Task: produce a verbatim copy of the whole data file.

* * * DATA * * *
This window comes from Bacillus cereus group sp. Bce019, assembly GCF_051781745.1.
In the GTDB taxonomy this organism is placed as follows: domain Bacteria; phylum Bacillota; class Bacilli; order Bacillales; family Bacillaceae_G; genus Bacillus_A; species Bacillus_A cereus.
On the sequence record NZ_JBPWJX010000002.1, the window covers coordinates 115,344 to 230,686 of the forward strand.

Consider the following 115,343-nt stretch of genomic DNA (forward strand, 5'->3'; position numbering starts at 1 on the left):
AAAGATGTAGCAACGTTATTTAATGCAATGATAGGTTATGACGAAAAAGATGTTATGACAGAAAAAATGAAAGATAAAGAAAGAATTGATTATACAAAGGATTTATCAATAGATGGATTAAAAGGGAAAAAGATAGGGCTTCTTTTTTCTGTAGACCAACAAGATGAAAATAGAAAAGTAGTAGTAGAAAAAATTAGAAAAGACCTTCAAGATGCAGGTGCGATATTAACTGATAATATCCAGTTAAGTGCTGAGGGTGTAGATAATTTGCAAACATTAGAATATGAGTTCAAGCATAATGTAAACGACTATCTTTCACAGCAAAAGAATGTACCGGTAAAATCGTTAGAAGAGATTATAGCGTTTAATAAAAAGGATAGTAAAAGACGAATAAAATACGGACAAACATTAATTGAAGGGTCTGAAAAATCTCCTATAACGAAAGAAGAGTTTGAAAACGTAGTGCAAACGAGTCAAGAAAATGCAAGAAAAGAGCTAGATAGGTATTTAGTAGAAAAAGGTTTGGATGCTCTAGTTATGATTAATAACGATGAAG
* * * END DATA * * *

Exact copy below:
This window comes from Bacillus cereus group sp. Bce019, assembly GCF_051781745.1.
In the GTDB taxonomy this organism is placed as follows: domain Bacteria; phylum Bacillota; class Bacilli; order Bacillales; family Bacillaceae_G; genus Bacillus_A; species Bacillus_A cereus.
On the sequence record NZ_JBPWJX010000002.1, the window covers coordinates 115,344 to 230,686 of the forward strand.

Consider the following 115,343-nt stretch of genomic DNA (forward strand, 5'->3'; position numbering starts at 1 on the left):
AAAGATGTAGCAACGTTATTTAATGCAATGATAGGTTATGACGAAAAAGATGTTATGACAGAAAAAATGAAAGATAAAGAAAGAATTGATTATACAAAGGATTTATCAATAGATGGATTAAAAGGGAAAAAGATAGGGCTTCTTTTTTCTGTAGACCAACAAGATGAAAATAGAAAAGTAGTAGTAGAAAAAATTAGAAAAGACCTTCAAGATGCAGGTGCGATATTAACTGATAATATCCAGTTAAGTGCTGAGGGTGTAGATAATTTGCAAACATTAGAATATGAGTTCAAGCATAATGTAAACGACTATCTTTCACAGCAAAAGAATGTACCGGTAAAATCGTTAGAAGAGATTATAGCGTTTAATAAAAAGGATAGTAAAAGACGAATAAAATACGGACAAACATTAATTGAAGGGTCTGAAAAATCTCCTATAACGAAAGAAGAGTTTGAAAACGTAGTGCAAACGAGTCAAGAAAATGCAAGAAAAGAGCTAGATAGGTATTTAGTAGAAAAAGGTTTGGATGCTCTAGTTATGATTAATAACGATGAAG